"We still haven't been able to finalize an agreement with regard to housing any of their pre-K programs here yet, but I don't think it's anything that we've totally given up on," D159 Supt. Steve Stein said.
The idea of renting out classroom space at the school was proposed as an alternative to closing and leasing out Mokena Intermediate School last year. The park district was in talks with D159 to sign an addendum to the intergovernmental agreement between the two bodies—which currently allows for the sharing of facilities like gymnasiums and fields, but not classrooms—in order to secure space for its preschool programs. However, negotiations have come to a standstill because of different expectations on each side of the table.
According to Park District Executive Director Jim Romanek, D159 wanted to lease the classroom space for money.
"They were basing it on the square footages of the classrooms, and it came up like $7,700-something for the year," Romanek said.
While Stein declined to comment on the specifics of the negotiations, he did admit that D159 and the park district weren't exactly seeing eye-to-eye.
"I don't know that that's part of a conversation that I want to get into depth with right now, but there are certainly some issues that we still need to work out, yeah," Stein said.
The park district was expecting the deal to be an in-kind exchange of services like the existing intergovernmental agreement, according to Romanek.
"We've never swapped any monetary figures between the two taxing bodies," Romanek said. "It was always an agreement of swapping services for services."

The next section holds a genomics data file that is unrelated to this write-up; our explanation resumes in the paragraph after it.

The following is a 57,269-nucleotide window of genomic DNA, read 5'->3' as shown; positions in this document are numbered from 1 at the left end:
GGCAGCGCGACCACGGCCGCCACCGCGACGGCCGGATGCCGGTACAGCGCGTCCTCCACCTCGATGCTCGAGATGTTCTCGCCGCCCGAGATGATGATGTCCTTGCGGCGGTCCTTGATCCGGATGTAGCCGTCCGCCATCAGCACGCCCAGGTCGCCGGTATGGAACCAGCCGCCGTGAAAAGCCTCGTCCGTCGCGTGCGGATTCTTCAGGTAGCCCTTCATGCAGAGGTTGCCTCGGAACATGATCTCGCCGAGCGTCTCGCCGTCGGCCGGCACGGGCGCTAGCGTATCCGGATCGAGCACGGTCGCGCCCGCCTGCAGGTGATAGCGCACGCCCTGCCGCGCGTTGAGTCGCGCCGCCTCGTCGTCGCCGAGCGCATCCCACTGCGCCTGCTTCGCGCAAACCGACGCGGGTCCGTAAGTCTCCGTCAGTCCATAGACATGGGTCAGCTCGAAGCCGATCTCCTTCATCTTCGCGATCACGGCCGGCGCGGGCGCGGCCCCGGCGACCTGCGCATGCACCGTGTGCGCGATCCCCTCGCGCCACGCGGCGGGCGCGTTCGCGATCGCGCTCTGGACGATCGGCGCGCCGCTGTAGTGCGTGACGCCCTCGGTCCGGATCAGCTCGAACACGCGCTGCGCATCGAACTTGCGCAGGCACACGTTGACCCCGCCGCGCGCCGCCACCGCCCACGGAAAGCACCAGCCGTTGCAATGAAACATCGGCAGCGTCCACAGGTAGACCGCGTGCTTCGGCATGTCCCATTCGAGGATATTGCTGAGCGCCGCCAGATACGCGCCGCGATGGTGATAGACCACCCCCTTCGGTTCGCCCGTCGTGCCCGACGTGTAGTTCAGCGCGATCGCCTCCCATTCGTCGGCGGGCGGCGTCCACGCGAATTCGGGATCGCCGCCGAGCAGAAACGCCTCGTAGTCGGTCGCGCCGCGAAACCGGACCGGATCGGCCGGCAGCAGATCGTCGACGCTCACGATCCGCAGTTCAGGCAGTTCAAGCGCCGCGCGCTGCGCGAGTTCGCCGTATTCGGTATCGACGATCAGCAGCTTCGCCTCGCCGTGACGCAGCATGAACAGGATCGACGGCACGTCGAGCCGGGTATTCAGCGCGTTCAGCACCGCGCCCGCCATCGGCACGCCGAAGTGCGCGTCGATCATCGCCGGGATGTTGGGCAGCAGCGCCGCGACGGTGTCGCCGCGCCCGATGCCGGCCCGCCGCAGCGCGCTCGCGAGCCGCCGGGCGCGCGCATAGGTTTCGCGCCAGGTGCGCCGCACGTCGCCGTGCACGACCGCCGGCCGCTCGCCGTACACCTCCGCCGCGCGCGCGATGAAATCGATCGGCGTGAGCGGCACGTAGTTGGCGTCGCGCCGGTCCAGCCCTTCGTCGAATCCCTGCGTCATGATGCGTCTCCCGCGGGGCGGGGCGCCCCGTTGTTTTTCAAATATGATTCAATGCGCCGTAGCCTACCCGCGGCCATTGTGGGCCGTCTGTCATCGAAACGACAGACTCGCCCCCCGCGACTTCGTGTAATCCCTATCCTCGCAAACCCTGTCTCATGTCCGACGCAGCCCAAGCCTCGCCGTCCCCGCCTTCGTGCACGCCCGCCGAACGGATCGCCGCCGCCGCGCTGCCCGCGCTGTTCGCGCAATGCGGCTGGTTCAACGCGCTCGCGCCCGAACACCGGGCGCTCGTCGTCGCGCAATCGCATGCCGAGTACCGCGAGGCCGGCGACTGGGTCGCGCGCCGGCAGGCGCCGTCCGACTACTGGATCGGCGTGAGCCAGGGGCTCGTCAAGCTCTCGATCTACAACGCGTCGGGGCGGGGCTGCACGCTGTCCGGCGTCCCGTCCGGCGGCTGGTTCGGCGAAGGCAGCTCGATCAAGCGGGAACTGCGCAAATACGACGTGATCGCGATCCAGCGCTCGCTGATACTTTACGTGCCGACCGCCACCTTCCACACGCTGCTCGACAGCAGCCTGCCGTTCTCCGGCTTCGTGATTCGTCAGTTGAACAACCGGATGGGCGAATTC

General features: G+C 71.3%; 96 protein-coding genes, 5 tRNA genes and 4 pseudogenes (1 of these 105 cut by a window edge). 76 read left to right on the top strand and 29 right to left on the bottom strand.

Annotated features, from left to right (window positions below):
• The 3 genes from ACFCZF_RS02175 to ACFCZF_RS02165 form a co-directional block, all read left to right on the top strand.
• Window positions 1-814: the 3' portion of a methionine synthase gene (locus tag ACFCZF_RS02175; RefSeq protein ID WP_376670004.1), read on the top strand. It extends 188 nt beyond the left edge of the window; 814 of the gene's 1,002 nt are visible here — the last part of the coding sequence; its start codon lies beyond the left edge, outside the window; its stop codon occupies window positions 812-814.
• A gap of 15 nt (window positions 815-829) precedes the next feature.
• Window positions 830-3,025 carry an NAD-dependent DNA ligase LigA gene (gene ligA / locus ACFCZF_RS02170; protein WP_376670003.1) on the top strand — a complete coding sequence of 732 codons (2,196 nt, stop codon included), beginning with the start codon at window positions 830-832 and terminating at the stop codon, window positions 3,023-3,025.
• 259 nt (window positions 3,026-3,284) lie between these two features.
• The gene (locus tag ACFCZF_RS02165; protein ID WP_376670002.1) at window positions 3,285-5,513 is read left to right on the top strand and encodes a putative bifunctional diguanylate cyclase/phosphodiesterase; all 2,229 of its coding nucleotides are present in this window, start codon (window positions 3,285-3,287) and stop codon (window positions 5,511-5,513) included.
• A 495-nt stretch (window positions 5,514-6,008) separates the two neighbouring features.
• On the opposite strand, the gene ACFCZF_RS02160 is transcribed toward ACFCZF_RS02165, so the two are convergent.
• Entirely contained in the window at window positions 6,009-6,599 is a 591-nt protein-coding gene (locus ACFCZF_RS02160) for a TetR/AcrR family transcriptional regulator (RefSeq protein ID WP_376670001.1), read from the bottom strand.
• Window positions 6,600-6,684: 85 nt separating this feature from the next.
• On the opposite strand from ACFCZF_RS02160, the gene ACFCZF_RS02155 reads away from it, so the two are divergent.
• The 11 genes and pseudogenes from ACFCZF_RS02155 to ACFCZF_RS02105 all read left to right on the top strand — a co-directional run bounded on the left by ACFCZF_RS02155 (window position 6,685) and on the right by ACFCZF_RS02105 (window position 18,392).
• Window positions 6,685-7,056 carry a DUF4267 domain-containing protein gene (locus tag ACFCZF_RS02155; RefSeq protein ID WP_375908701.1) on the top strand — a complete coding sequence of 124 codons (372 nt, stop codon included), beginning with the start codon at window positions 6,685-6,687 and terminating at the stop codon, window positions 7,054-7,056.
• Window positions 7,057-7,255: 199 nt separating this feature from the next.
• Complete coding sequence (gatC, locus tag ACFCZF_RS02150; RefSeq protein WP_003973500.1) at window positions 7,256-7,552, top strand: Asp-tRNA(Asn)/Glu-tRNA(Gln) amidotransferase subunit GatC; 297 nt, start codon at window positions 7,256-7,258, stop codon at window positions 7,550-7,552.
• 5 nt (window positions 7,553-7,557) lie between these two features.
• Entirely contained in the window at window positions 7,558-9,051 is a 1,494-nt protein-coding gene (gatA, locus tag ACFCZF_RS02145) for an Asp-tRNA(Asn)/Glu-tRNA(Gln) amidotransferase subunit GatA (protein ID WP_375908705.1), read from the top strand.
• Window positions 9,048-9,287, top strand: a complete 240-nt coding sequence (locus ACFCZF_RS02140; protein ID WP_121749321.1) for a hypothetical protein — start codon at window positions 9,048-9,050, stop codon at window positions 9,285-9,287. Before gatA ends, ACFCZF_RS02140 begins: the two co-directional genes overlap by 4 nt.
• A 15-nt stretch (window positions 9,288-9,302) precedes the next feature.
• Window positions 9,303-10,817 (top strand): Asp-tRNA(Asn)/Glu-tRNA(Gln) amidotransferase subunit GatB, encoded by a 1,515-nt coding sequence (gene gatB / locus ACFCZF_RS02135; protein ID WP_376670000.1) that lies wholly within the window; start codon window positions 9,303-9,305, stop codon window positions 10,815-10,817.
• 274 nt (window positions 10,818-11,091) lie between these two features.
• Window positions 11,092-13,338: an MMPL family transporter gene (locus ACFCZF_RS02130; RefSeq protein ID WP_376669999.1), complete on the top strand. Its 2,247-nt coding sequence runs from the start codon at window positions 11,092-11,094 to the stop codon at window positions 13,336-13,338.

According to Stein, the district does not currently have many other interested parties looking into leasing the space at Mokena Elementary.
"There's not people knocking on doors looking to rent school space, to be honest," he said. "Some of the available options for school districts out there are churches, or looking to see if anyone else is interested in renting space to start a preschool program, because you really want to keep it to be a school-based entity, so that there's some similarity of function there. People are always talking about looking outside the box, but you can only look outside that box so far when you're talking about utilizing school space."
Stein said the school district isn't feeling any financial pressure to get a deal worked out soon, and although the idea of closing MIS may come back up for discussion in the future, D159's financial situation is improving.
"I think anything is on the table in the future," Stein said regarding the possibility of closing the intermediate school. "I don't know that that's anything we need to look at immediately. That's at the prerogative of the board."
Romanek said the park district currently plans to keep its preschool programs in the Cady Building at Main Park.
"We're going to stay right where we're at," he said. "We're happy, our teachers are fine with where they're going to need to be for one more year, and we're still looking at other options for the future."
According to Stein, the setback in the leasing talks hasn't caused any bad blood between the two organizations, and he's hopeful that they can come to an agreement in the future.
"I wouldn't want anyone to think that there is any animosity between the school district and the park district," Stein said. "There is not, and we work with the park district all the time, in terms of many of the afterschool programs that they run, and I look forward to continuing to work with the park district. And if we can come to a determination for classroom space usage as well, I absolutely would welcome that. I think we’ll get there at some point in time."
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